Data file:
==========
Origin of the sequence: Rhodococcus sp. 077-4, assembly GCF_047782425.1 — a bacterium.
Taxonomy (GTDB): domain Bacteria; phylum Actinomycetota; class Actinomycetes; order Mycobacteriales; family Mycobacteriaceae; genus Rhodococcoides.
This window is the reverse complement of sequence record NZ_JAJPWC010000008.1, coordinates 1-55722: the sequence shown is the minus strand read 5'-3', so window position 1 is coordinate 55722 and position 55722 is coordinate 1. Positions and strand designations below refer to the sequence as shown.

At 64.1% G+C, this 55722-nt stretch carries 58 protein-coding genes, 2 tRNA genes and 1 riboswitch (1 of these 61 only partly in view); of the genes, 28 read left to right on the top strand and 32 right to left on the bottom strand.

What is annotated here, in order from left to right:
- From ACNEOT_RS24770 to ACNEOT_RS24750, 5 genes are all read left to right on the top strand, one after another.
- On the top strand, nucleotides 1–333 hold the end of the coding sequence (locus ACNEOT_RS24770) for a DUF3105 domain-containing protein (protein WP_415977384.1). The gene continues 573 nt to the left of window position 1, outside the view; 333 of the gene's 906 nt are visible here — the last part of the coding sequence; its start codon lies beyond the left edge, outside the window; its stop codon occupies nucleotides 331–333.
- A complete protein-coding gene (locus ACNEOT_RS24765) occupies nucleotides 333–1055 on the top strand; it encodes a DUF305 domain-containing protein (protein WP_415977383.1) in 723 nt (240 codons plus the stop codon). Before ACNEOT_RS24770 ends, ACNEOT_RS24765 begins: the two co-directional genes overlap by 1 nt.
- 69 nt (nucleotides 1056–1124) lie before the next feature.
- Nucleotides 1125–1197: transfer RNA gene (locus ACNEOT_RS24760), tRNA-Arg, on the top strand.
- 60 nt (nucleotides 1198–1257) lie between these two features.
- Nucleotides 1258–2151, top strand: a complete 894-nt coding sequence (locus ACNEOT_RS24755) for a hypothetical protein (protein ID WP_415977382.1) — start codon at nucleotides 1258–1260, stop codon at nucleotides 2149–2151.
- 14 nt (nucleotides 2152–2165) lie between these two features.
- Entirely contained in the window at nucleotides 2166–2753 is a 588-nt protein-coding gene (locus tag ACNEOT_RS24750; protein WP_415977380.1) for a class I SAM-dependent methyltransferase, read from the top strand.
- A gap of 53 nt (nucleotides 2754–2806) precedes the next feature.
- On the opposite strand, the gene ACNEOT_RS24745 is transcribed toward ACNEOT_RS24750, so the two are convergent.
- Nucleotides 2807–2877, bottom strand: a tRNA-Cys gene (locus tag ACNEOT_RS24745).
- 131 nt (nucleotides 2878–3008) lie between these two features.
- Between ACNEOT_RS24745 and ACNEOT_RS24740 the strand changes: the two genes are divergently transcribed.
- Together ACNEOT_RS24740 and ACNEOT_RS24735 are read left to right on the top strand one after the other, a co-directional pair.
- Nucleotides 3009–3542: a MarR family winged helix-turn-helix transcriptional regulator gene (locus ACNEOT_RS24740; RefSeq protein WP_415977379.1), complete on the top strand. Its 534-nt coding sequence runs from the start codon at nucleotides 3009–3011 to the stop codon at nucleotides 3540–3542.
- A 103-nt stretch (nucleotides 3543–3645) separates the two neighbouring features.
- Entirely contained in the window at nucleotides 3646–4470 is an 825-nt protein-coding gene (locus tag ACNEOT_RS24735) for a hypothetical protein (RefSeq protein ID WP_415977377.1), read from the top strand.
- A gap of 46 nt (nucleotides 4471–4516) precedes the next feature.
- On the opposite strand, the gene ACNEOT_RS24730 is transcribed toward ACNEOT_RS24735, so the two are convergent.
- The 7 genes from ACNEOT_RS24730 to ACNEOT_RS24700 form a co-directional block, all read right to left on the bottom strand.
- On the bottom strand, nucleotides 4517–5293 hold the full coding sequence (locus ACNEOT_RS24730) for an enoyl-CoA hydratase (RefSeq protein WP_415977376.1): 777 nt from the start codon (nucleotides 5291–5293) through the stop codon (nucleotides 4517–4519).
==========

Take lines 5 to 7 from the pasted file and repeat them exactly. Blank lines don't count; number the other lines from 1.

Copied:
What is annotated here, in order from left to right:
- From ACNEOT_RS24770 to ACNEOT_RS24750, 5 genes are all read left to right on the top strand, one after another.
- On the top strand, nucleotides 1–333 hold the end of the coding sequence (locus ACNEOT_RS24770) for a DUF3105 domain-containing protein (protein WP_415977384.1). The gene continues 573 nt to the left of window position 1, outside the view; 333 of the gene's 906 nt are visible here — the last part of the coding sequence; its start codon lies beyond the left edge, outside the window; its stop codon occupies nucleotides 331–333.